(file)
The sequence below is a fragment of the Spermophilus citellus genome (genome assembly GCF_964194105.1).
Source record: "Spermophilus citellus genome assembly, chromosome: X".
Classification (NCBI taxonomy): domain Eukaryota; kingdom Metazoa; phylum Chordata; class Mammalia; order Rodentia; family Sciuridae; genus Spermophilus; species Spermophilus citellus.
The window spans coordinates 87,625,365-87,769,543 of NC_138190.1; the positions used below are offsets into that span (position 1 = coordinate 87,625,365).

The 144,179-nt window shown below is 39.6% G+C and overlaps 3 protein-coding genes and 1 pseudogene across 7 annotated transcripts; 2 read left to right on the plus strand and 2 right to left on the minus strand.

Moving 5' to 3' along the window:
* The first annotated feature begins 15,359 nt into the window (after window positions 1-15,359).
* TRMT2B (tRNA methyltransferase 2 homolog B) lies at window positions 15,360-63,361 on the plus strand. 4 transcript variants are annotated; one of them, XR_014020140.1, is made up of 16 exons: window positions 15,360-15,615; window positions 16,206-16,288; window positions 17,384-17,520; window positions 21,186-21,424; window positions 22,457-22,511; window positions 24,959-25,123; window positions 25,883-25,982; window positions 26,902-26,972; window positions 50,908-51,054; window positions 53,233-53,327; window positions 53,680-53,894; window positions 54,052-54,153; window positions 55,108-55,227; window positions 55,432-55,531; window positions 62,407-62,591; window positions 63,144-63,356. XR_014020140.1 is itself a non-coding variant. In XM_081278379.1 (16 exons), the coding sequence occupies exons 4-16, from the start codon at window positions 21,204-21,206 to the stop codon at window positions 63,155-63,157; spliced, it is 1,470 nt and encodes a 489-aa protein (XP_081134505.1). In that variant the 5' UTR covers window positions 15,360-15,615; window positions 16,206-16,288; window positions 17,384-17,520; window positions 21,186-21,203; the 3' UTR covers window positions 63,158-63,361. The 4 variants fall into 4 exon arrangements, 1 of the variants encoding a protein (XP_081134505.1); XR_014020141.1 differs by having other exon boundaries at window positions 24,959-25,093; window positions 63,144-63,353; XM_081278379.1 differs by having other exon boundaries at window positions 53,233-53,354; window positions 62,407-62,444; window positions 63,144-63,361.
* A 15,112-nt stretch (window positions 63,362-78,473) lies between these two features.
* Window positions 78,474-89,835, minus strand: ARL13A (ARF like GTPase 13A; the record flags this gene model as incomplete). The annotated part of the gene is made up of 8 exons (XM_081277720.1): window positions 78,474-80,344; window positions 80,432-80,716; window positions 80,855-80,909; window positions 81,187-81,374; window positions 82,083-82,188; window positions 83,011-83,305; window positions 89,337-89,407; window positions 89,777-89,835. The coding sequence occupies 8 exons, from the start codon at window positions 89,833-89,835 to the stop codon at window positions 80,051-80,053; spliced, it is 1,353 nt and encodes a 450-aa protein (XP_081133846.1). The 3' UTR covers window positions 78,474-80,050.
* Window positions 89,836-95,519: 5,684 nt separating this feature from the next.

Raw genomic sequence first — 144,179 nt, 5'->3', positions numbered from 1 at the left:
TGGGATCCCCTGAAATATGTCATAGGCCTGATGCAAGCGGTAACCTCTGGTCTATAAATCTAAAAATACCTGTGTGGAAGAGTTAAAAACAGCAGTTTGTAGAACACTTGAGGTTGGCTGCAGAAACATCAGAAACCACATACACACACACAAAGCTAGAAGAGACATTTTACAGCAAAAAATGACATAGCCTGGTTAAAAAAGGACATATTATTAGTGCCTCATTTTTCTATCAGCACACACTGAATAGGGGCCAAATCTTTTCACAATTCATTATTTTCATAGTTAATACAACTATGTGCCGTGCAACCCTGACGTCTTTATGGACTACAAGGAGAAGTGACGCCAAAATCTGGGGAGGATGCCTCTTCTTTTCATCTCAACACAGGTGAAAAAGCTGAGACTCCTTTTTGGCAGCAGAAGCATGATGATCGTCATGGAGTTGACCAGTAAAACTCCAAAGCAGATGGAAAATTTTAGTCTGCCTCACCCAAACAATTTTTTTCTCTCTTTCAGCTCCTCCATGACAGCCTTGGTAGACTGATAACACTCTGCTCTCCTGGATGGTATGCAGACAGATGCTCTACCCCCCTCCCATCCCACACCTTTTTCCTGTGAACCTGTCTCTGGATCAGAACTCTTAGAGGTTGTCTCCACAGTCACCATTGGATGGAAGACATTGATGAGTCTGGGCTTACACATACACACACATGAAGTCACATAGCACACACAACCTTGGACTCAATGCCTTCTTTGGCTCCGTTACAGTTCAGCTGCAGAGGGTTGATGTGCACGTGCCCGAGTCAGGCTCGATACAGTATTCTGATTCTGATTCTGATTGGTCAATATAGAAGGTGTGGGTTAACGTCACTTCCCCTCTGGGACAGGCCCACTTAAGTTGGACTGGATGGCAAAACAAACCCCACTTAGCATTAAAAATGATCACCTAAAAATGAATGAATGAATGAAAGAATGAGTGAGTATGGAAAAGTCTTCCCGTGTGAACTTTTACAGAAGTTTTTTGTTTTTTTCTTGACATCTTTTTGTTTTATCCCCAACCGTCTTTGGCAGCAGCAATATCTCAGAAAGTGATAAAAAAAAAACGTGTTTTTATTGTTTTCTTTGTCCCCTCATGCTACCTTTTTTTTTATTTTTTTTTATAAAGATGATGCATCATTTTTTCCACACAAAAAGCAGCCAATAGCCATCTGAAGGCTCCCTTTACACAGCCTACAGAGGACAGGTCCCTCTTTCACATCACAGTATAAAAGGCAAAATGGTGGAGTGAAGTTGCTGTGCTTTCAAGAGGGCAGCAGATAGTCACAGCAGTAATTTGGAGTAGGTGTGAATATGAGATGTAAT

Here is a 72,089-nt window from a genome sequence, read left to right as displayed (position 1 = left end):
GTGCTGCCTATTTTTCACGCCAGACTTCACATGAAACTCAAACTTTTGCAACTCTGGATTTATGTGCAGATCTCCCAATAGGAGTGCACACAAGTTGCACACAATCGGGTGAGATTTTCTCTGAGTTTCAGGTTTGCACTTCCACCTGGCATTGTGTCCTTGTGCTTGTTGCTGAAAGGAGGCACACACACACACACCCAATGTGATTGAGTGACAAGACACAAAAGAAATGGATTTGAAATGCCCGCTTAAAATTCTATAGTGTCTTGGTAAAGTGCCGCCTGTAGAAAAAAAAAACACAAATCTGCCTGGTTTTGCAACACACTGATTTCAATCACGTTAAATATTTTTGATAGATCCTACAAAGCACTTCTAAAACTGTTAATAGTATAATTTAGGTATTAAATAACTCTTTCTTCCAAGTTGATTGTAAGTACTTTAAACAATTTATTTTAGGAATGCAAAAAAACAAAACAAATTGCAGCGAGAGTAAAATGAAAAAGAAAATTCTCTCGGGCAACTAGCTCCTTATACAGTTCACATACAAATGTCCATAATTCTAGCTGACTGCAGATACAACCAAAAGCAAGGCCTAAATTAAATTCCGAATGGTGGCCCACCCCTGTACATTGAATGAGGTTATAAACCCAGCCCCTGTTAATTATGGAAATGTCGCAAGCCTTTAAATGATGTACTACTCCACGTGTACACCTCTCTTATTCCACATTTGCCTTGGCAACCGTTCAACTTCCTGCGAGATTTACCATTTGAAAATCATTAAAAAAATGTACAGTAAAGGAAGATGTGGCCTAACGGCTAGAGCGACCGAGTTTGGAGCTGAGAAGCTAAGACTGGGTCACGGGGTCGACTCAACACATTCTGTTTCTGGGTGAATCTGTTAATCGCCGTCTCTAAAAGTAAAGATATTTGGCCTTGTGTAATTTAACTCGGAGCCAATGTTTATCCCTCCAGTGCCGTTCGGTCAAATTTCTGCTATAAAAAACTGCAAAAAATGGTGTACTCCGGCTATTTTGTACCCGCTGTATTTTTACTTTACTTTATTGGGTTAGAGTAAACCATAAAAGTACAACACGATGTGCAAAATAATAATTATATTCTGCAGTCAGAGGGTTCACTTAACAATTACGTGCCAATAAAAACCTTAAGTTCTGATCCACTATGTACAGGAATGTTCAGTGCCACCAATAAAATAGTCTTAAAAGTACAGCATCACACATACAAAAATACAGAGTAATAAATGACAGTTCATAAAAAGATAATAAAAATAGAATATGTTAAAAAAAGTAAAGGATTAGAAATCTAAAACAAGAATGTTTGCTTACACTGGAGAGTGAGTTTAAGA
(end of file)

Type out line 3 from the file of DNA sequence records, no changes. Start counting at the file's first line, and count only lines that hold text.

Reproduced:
Classification (NCBI taxonomy): domain Eukaryota; kingdom Metazoa; phylum Chordata; class Mammalia; order Rodentia; family Sciuridae; genus Spermophilus; species Spermophilus citellus.